Germany. Zeche Zollverein: Diamonds are Forever


Events above the pit-web

The actual pit may have been shut down decades ago, but the lifeblood of Zeche Zollverein, one of Europe’s largest industrial monuments, is pulsating powerfully through its veins to this day. Bestowing upon it a new purpose by turning its extraordinary properties into an event location seemed a brilliant idea, whereby the challenge lies in simultaneously complying with the constraints a recognised UNESCO world heritage site has to bow to. The venue shakes up an impressive cocktail of modern industrial architecture corroborated by the moving history of a legendary colliery – and has rightly become a much-regarded landmark – and a meaningful symbol for the Ruhrgebiet region. Zeche Zollverein is the indisputable epitome of coal mining activities in Germany.

The Zollverein XII Coal Mine Industrial Complex located at the city of Essen in North-Rhine Westphalia represents a crucial period of heavy industries in Europe, whose buildings testify to a successful – and wholesome – architectural design concept.

A multifaceted and truly singular venue

Loveparade 2007 in Essen

Meetings industry experts in the country have awarded the venue many accolades and repeatedly voted it „Germany’s best event location“. Extending over an area of 1,5 hectares, the formidable ensemble’s prosperity lies in the hands of the ZOLLVEREIN® Convention association, a cooperation of eight event location operators. Theirs is a kingdom of more than 14,000 s.qm of event space in halls and rooms featuring a most unusual ambience – in a most unusual compound. There’s no other like it in Germany.

Dining options at the Zollverein range from rustic miner’s food to sophisticated gourmet cuisine. Cafés and restaurants offer group arrangements for a wide variety of occasions, tailored according to customers’ needs.

Operators describe their Zollverein a magic and unique place. For them, it is simply “the most beautiful colliery in the world”, where any event is estined to become an incomparable experience.

How to get there: From the closest international airport at Duesseldorf, it takes about an hour’s ride by car.

All photos courtesy of ©Zeche Zollverein.The header picture shows the Zeche Zollverein Association of bygone times.

Coloured photo: UNESCO-Welterbe Zollverein 09: © RTG/Lueger. The image depicts the head frame of Shaft XII which rises 55 metres high. This structure called „Doppelbock“ has become an emblem distinctive of Zeche Zollverein.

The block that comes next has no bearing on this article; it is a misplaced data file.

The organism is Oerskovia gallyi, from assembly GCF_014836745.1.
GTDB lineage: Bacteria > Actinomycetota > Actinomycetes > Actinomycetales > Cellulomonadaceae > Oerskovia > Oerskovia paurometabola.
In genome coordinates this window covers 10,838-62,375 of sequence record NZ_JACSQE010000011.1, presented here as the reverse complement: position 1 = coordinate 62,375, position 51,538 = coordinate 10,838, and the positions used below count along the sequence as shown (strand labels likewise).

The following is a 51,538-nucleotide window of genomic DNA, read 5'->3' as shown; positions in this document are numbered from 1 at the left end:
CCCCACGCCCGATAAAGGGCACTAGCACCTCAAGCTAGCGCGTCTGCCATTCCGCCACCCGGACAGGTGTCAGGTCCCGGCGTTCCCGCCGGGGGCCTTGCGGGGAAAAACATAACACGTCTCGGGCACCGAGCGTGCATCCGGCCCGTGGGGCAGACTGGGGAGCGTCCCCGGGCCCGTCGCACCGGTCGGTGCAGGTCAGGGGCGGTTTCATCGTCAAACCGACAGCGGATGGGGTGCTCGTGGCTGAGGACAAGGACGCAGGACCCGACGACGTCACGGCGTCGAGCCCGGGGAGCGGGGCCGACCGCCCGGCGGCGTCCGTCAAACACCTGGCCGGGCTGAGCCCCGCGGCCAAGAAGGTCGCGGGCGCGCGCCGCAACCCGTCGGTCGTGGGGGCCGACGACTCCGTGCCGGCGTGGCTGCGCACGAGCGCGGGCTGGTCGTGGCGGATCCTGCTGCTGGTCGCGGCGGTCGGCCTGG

A Brief History of Zeche Zollverein

The coal extracted here was especially suitable for coking. Stack-type coke furnaces were first built in 1857 and the plant continuously expanded in the decades to follow.

"Glück auf!" The salutation exchanged by miners - wishing one another good luck.

“Glück auf!” The salutation exchanged by miners – wishing one another good luck.

These drams were used for coal mining.

These drams were used for coal mining.

Mining began in the mid-19th century at a depth of about 120 metres. By the end of the mining period, the fourteenth level had been reached at 1,200 metres and the underground roadways network stretched over a total of 120 kilometres. Access was given via 12 shafts, opened up one by one until 1932. When operation of Zollverein XII was set up, older shafts were merely used for transport of workers and supplies, whereas the coal extracted was moved through the new shafts. 12,000 tonnes of “Black Gold” were hewn from underground seams and brought up to the surface daily. The same quantity had taken early miners an entire year to extract.

A supplementary cokery inaugurated in the neighbourhood of Shaft XII in 1961 allowed to rationalise the work flow, thus lifting the plant to unknown productivity heights. In the 1970s, 10,000 tonnes of coal were converted into 8,600 tonnes of coke daily, at a temperature of 1,250 degrees celsius prevailing in 304 furnaces operated by a work force of 1,000 pitmen (the “black side“). Gases generated by this process were upgraded into by-products like ammonium compounds, sulphuric acid, benzene and tar (the “white side”).

In December of 1986, the last shift of colliers dove down into their underground labyrinth for the ultimate time. After 135 years, the pit closed its gates irrevocably, followed by the cokery in June of 1993.

An era had ended.